Andrew Martin to judge this year's Big Sky, Small Prose Flash Contest!

We're excited to announce that Andrew Martin will be the guest judge for our Big Sky, Small Prose: Flash Contest! His novel Early Work was just published by Farrar, Straus and Giroux, and his stories have appeared in The Paris Review, Zyzzyva, and Tin House’s Flash Fridays series. His nonfiction has appeared in The New Yorker, The New York Review of Books, and The Washington Post.

Submissions are still open, so get your best short prose into us by September 30 for a chance to win the $500 first place prize and publication in CutBank 90. 


Early Work

A Novel

by Andrew Martin

“Marvelous . . . Read [Early Work] on a beach for the refreshment of a classic boy-meets-girl plot, or turn the pages more slowly to soak in some truly salty koans and morally insolvent characters . . . It’s an accomplished and delightful book, but there’s no hashtag for that.”
Molly Young, The New York Times

“[Andrew] Martin introduces characters in sharp, funny flash-portraits that declare the book’s intention to perch, vape in hand, on the border of earnestness and satire . . . Early Work is a gift for those readers who like being flirted with by thoughtful and interesting people, and who like observing such people as they flirt with each other.”
Katy Waldman, The New Yorker

“[The] story of a love triangle . . . Martin reinvigorates the form, transposing its chords and riffing on its most familiar melodies.” Max Ross, The Paris Review

“Compulsively readable . . . [Early Work] asks big questions about ambition and success and art and love, but it's also a story of a love affair, delicious and horrible in equal measure.”
Emily Temple, Literary Hub

“Stunning . . . whip-smart and rather disturbing . . . [Andrew] Martin has a remarkable ear for natural dialogue and pitch-perfect, witty banter . . .”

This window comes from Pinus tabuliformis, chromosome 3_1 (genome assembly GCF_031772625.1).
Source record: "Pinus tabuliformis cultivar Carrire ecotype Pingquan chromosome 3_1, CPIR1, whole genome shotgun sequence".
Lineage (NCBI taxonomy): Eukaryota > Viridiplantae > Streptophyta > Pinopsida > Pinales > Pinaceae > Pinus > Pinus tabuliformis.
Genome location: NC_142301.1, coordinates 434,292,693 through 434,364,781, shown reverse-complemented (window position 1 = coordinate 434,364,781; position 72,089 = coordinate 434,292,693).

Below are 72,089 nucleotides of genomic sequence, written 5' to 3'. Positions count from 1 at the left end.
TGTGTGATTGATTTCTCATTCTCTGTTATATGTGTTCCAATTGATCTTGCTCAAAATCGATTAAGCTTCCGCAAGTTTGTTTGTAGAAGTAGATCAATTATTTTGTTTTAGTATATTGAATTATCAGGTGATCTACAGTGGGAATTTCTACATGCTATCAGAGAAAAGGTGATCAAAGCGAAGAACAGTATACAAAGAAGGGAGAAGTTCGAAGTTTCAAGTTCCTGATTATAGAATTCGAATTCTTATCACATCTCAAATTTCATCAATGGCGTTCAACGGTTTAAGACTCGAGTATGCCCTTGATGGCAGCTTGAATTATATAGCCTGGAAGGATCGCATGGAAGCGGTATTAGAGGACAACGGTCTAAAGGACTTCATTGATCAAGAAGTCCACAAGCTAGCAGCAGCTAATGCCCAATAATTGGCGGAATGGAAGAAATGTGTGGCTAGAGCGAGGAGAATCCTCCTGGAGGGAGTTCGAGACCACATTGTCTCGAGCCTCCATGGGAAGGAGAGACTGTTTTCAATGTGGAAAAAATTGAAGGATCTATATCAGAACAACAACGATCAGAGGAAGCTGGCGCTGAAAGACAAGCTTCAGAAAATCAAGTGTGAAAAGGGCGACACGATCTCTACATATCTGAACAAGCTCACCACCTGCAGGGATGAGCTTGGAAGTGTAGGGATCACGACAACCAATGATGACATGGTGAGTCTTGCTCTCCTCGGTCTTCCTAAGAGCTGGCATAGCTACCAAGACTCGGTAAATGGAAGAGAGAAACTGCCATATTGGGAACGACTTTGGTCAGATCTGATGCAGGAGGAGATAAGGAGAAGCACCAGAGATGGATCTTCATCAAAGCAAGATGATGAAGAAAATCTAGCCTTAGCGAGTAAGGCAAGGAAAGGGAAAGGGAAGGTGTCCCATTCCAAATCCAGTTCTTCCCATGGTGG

Dana Hansen, Chicago Review of Books

“From a simple boy-meets-girl premise and from the most basic dramatic ingredients—ardor, art, alcohol, anxiety—Andrew Martin has concocted an exceptionally funny and disturbing first novel. I found myself thinking of Goodbye, Columbus and The Mysteries of Pittsburgh—from its title and its opening sentence on, Early Workachieves the feel of a classic debut.”
Chris Bachelder, author of The Throwback Special

 “The people in Andrew Martin’s Early Work have it all—youth, intelligence, ready wit, readier irony, terminally knowing tastes in books and music, affordable rents, abundant abusable substances, prolific sexual lives, even endearing dogs—and it’s perversely exhilarating to watch them, despite their fits of good-heartedness, turn a bucolic bohemia into a hipster hellscape. This is one smart, funny, scary novel.”
David Gates, author of Jernigan and The Wonders of the Invisible World

 “What a debut! Early Work is one of the wittiest, wisest (sometimes silliest, in the best sense), and bravest novels about wrestling with the early stages of life and love, of creative and destructive urges, I’ve read in a while. The angst of the young and reasonably comfortable isn’t always pretty, but Andrew Martin possesses the prose magic to make it hilarious, illuminating, moving.” —Sam Lipsyte, author of The Fun Parts and The Ask

“Beautifully executed and very funny, Early Work is a sharp-eyed, sharp-voiced debut that I didn’t want to put down.” —Julia Pierpont, author of Among the Ten Thousand Things and The Little Book of Feminist Saints

“To ignore Andrew Martin’s Early Work—a wry and pitch-perfect novel about late-twentysomething writers and lazy, progressive creatives in varying stages of existential crises—because of any painful familiarity is to do yourself a disservice.” —Arianna Rebolini, BuzzFeed

Andrew Martin’s stories have appeared in The Paris ReviewZyzzyva, and Tin House’s Flash Fridays series, and his nonfiction has appeared in The New YorkerThe New York Review of BooksThe Washington Post, and other publications. Early Work is his first novel.

Early Work, by Andrew Martin, was published in hardcover by Farrar, Straus and Giroux on July 10, 2018 (ISBN: 978-0-374-14612-2, $26.00). For more information, please contact Lauren Roberts(212-206-5325,


7/10 – Harvard Book Store – Cambridge, MA

7/11 – Labyrinth Books – Princeton, NJ

7/12 – McNally Jackson Books (Williamsburg) – Brooklyn, NY

7/14 – Politics and Prose Bookstore – Washington, DC

7/17 – New Dominion Bookshop – Charlottesville, VA

8/21 – Point Street Reading Series – Providence, RI

9/27–30 – Montana Book Festival – Missoula, MT

10/01 – Powell’s City of Books – Portland, OR

10/13 – Boston Book Festival – Boston, MA